EVENING. DEGREE OF SHEAR ACROSS THIS REGION COULD RESULT IN
LONG-LIVED STORM ROTATION WITH THE POTENTIAL FOR CYCLIC AND FAST
MOVING SUPERCELLS WITH A COUPLE OF STRONG TORNADOES.

Cyclic? Wow...

WHILE THIS CONVECTION WILL LIKELY RACE NEWD INTO
SOMEWHAT MARGINAL INSTABILITY...STRENGTH OF FORCING AND WIND FIELDS
SHOULD CONTINUE TO RESULT IN DAMAGING WIND EVENTS...AND POSSIBLY
SCATTERED TORNADO REPORTS...THROUGH MUCH OF THE NIGHT FROM AR/MO TO
THE MID MS VALLEY.
 
The way this seems to be playing out I am starting to think of targeting Childress to Wichita falls and south to Abilene. Depends on the exact location of the warm front but it should be moving north close to the red river with the dryline punching east. Another Throckmorton day in store (and this time i wont be late). Long lived and cyclic tornadoes?? in March no less. The SDS gods have figured we suffered enough. Ofcourse all of this is subject to change on the next model run :D
 
Looks like things have shifted significantly west for tomorrow, and with the way the models have been handling this low, it's no surprise, as it's been getting slowed with each successive run. Main fly in the ointment is the obvious linear forcing due to a gradual shift to negative tiltage (sorry MkeH :D ), but the LL shear is decent and those areas of strongly backed flow (especially earlier in the day) look to be the spots where we can get it done tornadically. Best positive is twofold: overall diurnal event plus the westward jog puts it into a bit of a better road network, although Tejas in general is but a few rungs above pathetic in most places.

I'm excited as now the gamble seems all on us: the storms and (probably) some tornadoes will be there, we just have to find them. I get a lot more excited when the chase is ours to blow, not the system's. Will keep posting wishcasts/thoughts as they occur to me. Our earlier money restraint (which I mentioned on the 3/3 thread before) has been remedied, so tomorrow is all out: we go where we have to go, be it OK/AR/TX/LA/beyond the sun......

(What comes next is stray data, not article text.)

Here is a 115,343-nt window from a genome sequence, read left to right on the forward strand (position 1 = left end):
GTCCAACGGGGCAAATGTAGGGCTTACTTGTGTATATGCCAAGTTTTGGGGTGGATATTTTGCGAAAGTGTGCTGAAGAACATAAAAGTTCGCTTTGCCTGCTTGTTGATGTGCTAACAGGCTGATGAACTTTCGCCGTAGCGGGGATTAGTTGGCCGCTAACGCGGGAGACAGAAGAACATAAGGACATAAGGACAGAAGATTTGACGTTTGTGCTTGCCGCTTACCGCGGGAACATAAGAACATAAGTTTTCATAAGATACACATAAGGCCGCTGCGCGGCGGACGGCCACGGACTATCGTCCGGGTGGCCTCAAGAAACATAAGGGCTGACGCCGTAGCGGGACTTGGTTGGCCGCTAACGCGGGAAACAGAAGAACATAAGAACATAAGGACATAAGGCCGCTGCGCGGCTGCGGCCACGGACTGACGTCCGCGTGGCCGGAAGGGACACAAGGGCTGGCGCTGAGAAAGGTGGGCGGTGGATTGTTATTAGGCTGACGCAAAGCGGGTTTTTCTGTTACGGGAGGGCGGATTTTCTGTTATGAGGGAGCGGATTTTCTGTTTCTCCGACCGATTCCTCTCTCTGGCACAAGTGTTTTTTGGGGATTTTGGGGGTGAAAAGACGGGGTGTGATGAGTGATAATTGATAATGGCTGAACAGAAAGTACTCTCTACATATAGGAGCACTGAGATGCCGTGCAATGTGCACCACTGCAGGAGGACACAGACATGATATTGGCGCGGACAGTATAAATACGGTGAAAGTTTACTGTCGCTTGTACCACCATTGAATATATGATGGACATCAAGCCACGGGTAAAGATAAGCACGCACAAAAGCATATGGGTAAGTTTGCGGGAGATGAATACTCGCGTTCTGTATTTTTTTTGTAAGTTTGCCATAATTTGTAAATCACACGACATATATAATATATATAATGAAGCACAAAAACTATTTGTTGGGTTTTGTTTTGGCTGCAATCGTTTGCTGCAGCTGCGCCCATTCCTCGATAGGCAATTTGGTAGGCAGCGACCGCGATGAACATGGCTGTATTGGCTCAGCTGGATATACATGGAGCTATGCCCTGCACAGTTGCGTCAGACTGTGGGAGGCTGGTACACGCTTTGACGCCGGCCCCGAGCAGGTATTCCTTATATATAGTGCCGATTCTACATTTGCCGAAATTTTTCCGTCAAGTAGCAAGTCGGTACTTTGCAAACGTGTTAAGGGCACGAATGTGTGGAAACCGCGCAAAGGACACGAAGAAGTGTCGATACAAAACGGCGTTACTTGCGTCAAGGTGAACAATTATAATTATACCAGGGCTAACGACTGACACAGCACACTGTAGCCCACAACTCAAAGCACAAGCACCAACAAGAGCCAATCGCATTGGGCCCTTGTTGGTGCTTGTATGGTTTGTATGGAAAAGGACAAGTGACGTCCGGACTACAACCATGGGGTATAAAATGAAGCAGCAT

Very eery indeed...

Any way we can change the name of this thread? I suppose we include TX/OK anyways, but stilll...

I'm looking for the 12z model runs, but seems that NWS HQ had severe data problems earlier and things won't be up and running until ~21z . At any rate, I am very concerned about instability and capping. It seems that capping may be weak to begin with. While I'd like more instability to increase volatility, I am concerned that insolation and warmer sfc temps will further weaken the cap, such that we may end up with an uncapped environment (SPC leans this way). I seem to be reminded of April 23rd last year, when we had no cap and experienced several rounds of convection, which mixed the atmosphere and killed sfc-based instability. However, the NWS WFOs all seem onboard for this one... Looks like I may start west of DFW and see what goes from there. Like to stay near WF but hope for some breaks in clouds...